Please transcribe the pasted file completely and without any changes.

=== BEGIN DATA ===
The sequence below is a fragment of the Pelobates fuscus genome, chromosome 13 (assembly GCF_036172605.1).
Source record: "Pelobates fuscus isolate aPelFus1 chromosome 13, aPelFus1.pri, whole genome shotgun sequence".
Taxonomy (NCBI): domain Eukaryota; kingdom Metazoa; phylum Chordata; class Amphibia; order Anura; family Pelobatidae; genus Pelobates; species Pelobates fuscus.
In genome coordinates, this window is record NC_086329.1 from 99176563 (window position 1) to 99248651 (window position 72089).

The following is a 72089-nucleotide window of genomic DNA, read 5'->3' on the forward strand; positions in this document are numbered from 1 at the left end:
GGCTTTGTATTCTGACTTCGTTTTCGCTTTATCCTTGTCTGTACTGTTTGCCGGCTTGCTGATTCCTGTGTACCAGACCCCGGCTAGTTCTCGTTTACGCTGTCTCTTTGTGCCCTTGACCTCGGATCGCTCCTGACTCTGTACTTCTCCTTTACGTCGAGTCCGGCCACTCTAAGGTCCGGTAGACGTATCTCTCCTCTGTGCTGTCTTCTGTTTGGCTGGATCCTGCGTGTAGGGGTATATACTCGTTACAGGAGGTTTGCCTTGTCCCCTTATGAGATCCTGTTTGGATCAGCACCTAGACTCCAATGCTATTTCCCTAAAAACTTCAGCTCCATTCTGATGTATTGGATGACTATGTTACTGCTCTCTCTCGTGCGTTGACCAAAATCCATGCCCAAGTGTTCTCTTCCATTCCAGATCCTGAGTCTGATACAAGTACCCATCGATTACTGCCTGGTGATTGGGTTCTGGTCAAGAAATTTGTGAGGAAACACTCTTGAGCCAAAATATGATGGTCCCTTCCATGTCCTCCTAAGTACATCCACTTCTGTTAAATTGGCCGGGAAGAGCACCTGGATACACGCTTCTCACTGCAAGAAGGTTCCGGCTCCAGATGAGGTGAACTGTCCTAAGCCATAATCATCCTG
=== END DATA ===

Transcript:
The sequence below is a fragment of the Pelobates fuscus genome, chromosome 13 (assembly GCF_036172605.1).
Source record: "Pelobates fuscus isolate aPelFus1 chromosome 13, aPelFus1.pri, whole genome shotgun sequence".
Taxonomy (NCBI): domain Eukaryota; kingdom Metazoa; phylum Chordata; class Amphibia; order Anura; family Pelobatidae; genus Pelobates; species Pelobates fuscus.
In genome coordinates, this window is record NC_086329.1 from 99176563 (window position 1) to 99248651 (window position 72089).

The following is a 72089-nucleotide window of genomic DNA, read 5'->3' on the forward strand; positions in this document are numbered from 1 at the left end:
GGCTTTGTATTCTGACTTCGTTTTCGCTTTATCCTTGTCTGTACTGTTTGCCGGCTTGCTGATTCCTGTGTACCAGACCCCGGCTAGTTCTCGTTTACGCTGTCTCTTTGTGCCCTTGACCTCGGATCGCTCCTGACTCTGTACTTCTCCTTTACGTCGAGTCCGGCCACTCTAAGGTCCGGTAGACGTATCTCTCCTCTGTGCTGTCTTCTGTTTGGCTGGATCCTGCGTGTAGGGGTATATACTCGTTACAGGAGGTTTGCCTTGTCCCCTTATGAGATCCTGTTTGGATCAGCACCTAGACTCCAATGCTATTTCCCTAAAAACTTCAGCTCCATTCTGATGTATTGGATGACTATGTTACTGCTCTCTCTCGTGCGTTGACCAAAATCCATGCCCAAGTGTTCTCTTCCATTCCAGATCCTGAGTCTGATACAAGTACCCATCGATTACTGCCTGGTGATTGGGTTCTGGTCAAGAAATTTGTGAGGAAACACTCTTGAGCCAAAATATGATGGTCCCTTCCATGTCCTCCTAAGTACATCCACTTCTGTTAAATTGGCCGGGAAGAGCACCTGGATACACGCTTCTCACTGCAAGAAGGTTCCGGCTCCAGATGAGGTGAACTGTCCTAAGCCATAATCATCCTG